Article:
CONSERVATION RESEARCH LTD
By fitting a 3D surface model to the image our programs capture a pattern that is unaffected by the camera angle or posture. They then go on to compare the new pattern with previous patterns stored in a library and display the most likely matches. Suitable images may be from researchers or tourists and the resulting database of match results can be used to provide the usual benefits of mark/recapture studies: monitoring of population size and other parameters, determining the fate of individual animals, encouraging cooperation between different research groups and so on.
FREE SOFTWARE DOWNLOAD
To try out the software first unzip the following "chital_demo_folders.zip" file to your c: drive, where it will make a "c:\chital\" folder with a number of subfolders containing sample images and pattern extracts (remember to click the "use folder names" option). The "c:\chital\" folder will also contain an Access database called "chital.mdb" and a UsageNotes.pdf file explaining the process of entering new images, extracting dot patterns from those images and comparing the patterns to the library in order to search for earlier images of the same animal.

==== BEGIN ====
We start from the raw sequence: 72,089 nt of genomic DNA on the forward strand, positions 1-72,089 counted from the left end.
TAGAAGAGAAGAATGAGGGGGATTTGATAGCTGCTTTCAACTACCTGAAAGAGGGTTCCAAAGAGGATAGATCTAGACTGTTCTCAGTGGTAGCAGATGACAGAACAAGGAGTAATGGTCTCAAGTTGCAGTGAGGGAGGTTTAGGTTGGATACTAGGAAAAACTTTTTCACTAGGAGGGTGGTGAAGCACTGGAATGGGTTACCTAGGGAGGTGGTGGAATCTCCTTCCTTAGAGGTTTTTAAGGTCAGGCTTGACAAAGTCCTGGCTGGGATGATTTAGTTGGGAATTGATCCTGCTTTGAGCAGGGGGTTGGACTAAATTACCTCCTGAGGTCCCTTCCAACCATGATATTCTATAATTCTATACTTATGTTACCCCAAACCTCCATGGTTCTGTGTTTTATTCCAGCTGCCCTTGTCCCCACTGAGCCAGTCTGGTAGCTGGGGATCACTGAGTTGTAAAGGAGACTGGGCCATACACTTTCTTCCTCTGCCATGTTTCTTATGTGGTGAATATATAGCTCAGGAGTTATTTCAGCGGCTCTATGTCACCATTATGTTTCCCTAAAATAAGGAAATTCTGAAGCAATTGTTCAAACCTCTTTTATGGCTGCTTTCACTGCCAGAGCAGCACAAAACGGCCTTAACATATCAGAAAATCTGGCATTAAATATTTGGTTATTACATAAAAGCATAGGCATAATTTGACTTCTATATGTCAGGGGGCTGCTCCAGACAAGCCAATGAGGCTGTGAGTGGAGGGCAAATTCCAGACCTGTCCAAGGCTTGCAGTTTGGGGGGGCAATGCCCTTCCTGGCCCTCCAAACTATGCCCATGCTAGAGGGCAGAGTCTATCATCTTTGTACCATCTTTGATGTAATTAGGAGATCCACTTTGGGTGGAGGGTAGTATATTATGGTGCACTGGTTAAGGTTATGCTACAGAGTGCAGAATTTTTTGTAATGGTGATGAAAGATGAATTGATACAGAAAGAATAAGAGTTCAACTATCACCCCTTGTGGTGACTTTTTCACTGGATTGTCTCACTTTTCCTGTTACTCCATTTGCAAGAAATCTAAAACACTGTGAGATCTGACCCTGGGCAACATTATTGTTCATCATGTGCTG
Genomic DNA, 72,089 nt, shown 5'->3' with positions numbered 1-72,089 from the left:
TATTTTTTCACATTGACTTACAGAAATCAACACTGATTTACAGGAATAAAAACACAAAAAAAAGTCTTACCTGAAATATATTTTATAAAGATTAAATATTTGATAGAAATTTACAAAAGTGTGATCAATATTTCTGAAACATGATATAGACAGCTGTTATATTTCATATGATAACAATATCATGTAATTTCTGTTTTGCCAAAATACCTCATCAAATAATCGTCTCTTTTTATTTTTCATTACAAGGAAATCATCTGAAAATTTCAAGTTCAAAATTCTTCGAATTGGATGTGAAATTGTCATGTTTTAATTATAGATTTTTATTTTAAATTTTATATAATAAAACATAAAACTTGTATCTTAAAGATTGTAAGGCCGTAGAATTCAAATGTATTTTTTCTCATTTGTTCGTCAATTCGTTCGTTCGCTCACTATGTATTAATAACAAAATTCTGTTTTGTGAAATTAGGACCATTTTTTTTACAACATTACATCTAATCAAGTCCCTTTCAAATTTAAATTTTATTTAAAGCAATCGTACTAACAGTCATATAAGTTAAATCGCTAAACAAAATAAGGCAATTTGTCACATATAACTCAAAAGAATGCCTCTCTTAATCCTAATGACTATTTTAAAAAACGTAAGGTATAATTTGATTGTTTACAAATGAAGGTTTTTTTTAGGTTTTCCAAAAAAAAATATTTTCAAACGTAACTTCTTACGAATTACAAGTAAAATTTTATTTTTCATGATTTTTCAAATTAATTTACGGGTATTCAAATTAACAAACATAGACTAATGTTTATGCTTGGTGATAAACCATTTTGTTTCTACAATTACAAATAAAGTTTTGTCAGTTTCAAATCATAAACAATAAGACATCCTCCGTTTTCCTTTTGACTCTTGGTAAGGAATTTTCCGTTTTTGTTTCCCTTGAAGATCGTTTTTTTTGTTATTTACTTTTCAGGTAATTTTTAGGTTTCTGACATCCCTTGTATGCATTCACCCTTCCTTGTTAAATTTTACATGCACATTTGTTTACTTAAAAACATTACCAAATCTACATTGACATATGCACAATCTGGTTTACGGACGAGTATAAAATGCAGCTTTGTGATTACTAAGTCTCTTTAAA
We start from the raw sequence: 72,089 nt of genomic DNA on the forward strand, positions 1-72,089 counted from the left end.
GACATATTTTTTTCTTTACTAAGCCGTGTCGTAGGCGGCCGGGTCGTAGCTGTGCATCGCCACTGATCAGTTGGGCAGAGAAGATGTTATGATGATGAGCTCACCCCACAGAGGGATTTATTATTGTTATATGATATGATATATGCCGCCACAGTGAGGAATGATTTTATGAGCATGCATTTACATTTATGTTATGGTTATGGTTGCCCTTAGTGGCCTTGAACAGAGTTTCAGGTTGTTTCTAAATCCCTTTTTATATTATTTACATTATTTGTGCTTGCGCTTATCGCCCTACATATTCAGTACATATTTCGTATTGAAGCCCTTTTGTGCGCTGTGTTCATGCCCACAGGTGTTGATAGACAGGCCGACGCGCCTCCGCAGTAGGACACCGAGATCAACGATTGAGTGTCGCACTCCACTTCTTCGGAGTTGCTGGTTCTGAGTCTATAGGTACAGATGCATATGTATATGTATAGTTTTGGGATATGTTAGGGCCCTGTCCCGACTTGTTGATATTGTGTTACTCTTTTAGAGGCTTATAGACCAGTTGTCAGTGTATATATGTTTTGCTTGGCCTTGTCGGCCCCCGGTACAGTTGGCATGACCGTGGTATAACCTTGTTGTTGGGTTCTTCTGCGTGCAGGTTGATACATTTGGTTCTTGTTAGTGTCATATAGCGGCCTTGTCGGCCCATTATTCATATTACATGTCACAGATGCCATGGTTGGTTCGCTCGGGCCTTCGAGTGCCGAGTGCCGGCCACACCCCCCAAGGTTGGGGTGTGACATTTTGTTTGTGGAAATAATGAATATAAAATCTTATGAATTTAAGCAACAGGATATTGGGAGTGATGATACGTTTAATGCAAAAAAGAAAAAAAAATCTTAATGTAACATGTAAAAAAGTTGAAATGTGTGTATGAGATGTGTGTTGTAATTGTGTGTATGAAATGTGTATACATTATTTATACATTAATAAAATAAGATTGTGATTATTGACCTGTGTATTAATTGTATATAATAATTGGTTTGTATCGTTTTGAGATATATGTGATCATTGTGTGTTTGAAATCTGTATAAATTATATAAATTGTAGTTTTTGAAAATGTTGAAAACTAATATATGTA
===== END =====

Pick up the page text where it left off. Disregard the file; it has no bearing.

Then open the "ExtractCompare_install.zip" file and double-click the "setup.exe" program. Please answer "yes" to retain any files that would otherwise be overwritten by older files.
When installation is complete click on the "chital.mdb" database. Then please follow the "Getting Started" steps in the UsageNotes to see how the sytem is run to search a catalogue for matches to a new photograph and to test its performance. Please do not add, delete or rename any files or folders in the "c:\chital\" folder except for those in the "c:\chital\download_photos" folder, which is used to hold new photographs that are to be added to the system.
(note: last update, 15/12/2011. in case of problems when running the pattern extraction/comparison program from the database screen please use a shortcut to the chital.exe file instead)
EXTRACT COMPARE - CHITAL
The picture on this page illustrates the process of scanning spot patterns from photos of chital.
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